In a world as stricken with hardships and misfortune as ours is today, and in a society as jaded and cynical as ours, a little compassion can go a long way. And a lot of compassion can go an even longer way. It can cross oceans and continents and cultural barriers. This weekend it will find itself in Bridgehampton.
Our culture is one to make fads of religions. Who can forget the now dwindled Kabbalah craze? And celebrities spearheading Scientology still make headlines. But Buddhism has carved a niche for itself in Western society. As its popularity has continued to grow and its universal messages spread, Buddhism has proven to be much more than a fad for the usually fickle Westerners.
Its widespread acceptance in our country can be seen in the success of the Zangdokpalri Foundation for Great Compassion's Healing Chod tours. A Healing Chod is a Tibetan ceremony intended to alleviate stress and maladies from those who attend. One such ceremony will be held over the course of two days, beginning this Friday, at the Unitarian Universalist Congregation of the South Fork Meeting House in Bridgehampton.
"It's like psychological vitamins," said Moke Mokotoff, who has been president and head usher for the non-profit organization for the past seven years. It was Mokotoff who in 2001 first brought over the Lama Kunzang Dechen Lingpa Rinpoche from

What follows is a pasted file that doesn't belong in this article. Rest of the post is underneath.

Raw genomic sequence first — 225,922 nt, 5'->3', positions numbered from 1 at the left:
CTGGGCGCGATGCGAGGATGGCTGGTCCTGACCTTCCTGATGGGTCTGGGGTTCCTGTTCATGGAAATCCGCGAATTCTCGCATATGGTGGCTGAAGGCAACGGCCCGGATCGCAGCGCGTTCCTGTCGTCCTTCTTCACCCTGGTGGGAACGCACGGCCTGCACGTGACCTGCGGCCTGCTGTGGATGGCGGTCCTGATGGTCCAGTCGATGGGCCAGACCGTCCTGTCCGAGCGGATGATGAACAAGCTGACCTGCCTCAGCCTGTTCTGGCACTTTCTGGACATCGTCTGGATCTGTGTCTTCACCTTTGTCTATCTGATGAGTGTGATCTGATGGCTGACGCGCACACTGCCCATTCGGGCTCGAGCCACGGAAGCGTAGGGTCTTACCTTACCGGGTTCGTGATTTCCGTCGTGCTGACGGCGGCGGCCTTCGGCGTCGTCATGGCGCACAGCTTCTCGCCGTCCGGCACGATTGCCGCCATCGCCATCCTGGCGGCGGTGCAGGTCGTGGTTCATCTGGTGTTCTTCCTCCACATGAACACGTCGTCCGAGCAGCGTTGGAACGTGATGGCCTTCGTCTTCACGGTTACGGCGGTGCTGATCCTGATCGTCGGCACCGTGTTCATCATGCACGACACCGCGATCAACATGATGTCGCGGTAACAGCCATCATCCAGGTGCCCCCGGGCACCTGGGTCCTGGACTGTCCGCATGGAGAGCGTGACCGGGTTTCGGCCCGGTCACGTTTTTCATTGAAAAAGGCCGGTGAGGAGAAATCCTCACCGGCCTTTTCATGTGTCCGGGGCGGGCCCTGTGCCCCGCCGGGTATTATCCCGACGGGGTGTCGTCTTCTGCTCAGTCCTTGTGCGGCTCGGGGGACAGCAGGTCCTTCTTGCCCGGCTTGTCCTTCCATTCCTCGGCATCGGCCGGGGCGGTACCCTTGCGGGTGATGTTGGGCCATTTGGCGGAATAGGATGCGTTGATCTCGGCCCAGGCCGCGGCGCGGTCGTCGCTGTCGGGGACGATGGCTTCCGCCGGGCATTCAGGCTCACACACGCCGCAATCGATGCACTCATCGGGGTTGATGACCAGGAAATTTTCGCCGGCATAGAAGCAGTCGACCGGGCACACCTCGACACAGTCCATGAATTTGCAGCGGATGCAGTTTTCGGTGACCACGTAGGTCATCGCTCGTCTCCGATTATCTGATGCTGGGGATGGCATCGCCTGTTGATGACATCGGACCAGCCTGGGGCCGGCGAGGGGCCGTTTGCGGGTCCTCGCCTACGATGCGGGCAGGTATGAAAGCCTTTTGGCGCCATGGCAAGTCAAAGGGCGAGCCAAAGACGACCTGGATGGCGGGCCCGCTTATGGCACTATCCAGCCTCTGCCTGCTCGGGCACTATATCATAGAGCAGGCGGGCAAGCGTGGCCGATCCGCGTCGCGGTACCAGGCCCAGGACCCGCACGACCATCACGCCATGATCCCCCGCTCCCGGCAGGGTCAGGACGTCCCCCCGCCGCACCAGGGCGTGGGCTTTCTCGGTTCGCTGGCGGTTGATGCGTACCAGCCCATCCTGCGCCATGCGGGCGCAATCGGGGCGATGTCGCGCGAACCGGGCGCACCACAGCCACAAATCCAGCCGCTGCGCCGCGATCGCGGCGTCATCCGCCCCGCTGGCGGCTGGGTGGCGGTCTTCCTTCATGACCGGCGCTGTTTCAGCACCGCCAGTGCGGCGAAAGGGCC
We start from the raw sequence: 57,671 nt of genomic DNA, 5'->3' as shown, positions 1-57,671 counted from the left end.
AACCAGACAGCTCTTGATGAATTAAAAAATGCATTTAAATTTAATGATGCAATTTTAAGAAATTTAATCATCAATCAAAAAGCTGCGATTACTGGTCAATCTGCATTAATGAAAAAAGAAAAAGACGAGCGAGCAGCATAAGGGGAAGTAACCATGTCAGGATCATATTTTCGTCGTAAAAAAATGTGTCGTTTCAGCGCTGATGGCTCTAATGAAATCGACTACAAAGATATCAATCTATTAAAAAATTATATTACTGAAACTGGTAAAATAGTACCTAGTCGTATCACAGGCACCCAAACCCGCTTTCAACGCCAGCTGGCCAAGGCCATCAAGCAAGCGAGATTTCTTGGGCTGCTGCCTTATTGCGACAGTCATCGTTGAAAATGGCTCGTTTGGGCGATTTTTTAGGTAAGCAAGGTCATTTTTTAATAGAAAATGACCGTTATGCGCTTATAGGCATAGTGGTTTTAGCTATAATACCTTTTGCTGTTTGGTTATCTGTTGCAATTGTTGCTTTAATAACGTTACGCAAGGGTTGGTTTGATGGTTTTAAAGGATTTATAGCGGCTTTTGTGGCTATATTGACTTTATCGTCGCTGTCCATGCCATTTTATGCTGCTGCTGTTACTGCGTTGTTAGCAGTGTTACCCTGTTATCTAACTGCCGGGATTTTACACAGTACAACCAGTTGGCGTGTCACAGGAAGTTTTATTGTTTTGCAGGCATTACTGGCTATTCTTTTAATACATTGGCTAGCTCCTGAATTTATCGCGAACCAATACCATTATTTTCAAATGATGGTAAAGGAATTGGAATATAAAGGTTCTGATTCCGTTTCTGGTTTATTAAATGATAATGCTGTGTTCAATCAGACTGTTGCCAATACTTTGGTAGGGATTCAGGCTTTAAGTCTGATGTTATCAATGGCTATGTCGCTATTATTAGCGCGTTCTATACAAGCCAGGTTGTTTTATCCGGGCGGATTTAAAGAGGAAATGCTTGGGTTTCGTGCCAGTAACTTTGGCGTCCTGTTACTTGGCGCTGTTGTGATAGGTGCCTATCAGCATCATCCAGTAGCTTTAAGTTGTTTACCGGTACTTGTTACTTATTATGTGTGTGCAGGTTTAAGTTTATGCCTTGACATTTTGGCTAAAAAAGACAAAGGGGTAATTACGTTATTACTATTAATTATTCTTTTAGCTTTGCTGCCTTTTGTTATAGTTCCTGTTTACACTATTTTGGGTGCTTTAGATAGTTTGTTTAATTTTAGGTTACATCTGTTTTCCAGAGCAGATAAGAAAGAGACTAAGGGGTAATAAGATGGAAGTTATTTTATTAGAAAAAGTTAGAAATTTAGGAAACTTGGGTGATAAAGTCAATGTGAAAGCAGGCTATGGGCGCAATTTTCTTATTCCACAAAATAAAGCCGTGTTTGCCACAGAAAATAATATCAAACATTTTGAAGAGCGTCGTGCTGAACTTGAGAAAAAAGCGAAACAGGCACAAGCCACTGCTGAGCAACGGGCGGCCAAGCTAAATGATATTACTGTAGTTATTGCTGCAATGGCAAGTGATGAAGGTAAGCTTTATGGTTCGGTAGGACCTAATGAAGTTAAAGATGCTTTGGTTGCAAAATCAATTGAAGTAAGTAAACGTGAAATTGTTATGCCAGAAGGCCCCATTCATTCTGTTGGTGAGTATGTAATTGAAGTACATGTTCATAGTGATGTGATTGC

. He lived in the northeastern region of
, where he had fled in exile just four years before the Chinese occupation of
. The Lama requested that the organization should be founded, as a way to raise money for his
still under construction in
. Mokotoff, a practicing Buddhist for 39 years, assures that the Healing Chod ceremony is beyond religion.
"It's completely secular and generic," he said. "And it's open to anyone. In fact, most of the audience isn't Buddhist." Mokotoff explained that the ceremony was specially designed by Rinpoche to be performed only by the monks and nuns. For those participating, no prior knowledge is required. "That's what's so groovy, it's completely pluralistic," Mokotoff said. He continued with a laugh, "You basically come in and take a nap."
It was designed to be like a hospital for those who wish to be healed. According to Mokotoff most who follow the tour and repeat the experience aren't physically sick, but are just people who have normal, everyday stress and anxiety. "A lot of us just haven't felt that relaxed, open feeling before."
"The ceremonies have been very helpful for me," said Marybeth Armstrong. Armstrong, a
acupuncturist and one of the coordinators of the Bridgehampton event, has been studying Buddhism for the past 15 years. She has been involved with the Zangdokpalri Foundation since its inception in 2002. Armstrong first felt the power of Rinpoche's teachings at a healing ceremony he held in
in 2001 for those who were suffering in the wake of the September 11 terrorist attacks.